Rise and shine and lose the snooze!
When your alarm clock goes off, most of us don’t bounce out of bed. It’s all too tempting to reach for the snooze button for just five more minutes. And when your alarm goes off again, it’s all too tempting to reach for the snooze button for just five more minutes…
See what’s happening here?!
With the recommended level of sleep being eight hours a night but with so many of getting less than that, how you react to your alarm can have a huge impact on your day ahead. Studies have shown that hitting the snooze button repeatedly makes you more lethargic and puts a greater strain on your cardiovascular and nervous systems.
Of course, getting enough sleep is difficult enough – and sleeping for less than six or seven hours a night has been linked to a myriad of health problems, including numerous studies which link sleep deprivation to weight gain. But the ‘extra’ sleep you think you’re getting in-between alarms doesn’t count towards your overall total because you’re not slipping back into a deep sleep pattern.
Here are four reasons why you should try and break the snooze button habit:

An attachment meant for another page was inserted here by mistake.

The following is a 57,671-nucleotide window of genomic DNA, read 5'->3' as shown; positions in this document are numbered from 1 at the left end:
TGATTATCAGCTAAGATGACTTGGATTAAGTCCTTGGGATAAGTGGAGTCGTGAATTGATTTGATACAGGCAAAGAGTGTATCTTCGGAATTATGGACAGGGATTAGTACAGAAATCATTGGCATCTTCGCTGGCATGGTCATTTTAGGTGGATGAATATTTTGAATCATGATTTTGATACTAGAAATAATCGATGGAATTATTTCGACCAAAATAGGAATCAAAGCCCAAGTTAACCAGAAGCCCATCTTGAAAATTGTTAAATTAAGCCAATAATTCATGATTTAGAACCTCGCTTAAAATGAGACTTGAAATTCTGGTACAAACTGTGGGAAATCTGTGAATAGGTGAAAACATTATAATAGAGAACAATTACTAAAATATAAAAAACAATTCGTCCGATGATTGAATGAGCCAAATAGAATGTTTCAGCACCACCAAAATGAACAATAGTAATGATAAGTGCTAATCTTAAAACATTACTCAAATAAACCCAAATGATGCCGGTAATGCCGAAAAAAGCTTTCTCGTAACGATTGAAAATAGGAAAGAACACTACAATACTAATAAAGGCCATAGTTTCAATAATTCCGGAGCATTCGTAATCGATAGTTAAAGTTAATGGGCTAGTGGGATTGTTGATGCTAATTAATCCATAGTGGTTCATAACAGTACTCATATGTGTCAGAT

It makes you sleepier
Of course, when your alarm first goes off, everyone feels a bit groggy. It’s called sleep inertia and it’s perfectly natural. But if you hit snooze and then doze off again, you’re being abruptly woken again and again, which can make this sleep inertia worse, leading you to retain this groggy feeling right throughout the day.
You don’t ‘gain’ deep sleep
The type of sleep you get between alarms isn’t the type that does your body the most good. The small window of time doesn’t allow your body to reach the deep sleep phase before you’re jolted awake again. Try and train yourself to get up on your first alarm.
Your productivity actually reduces
Rather than feeling rested, because you’ve gone into a cycle of light sleep and being abruptly woken again and again, your cognitive functions are actually affected for the full day. This has a huge impact on your ability to make decisions as well as concentrating on any tasks at hand.
It affects your memory and recall
One of the biggest benefits of the REM (Rapid Eye Movement) stage of the sleep cycle is this is the time where we process new experiences or new skills. If you’re in the habit of setting your alarm that bit earlier – just so you can buy yourself enough time for some snoozes – you’re actually interrupting this important step in your sleep cycle. This could lead to difficulty in remembering new skills, so try and set your alarm for when you have to get up, that way there’s no need to compromise the most beneficial parts of your sleep.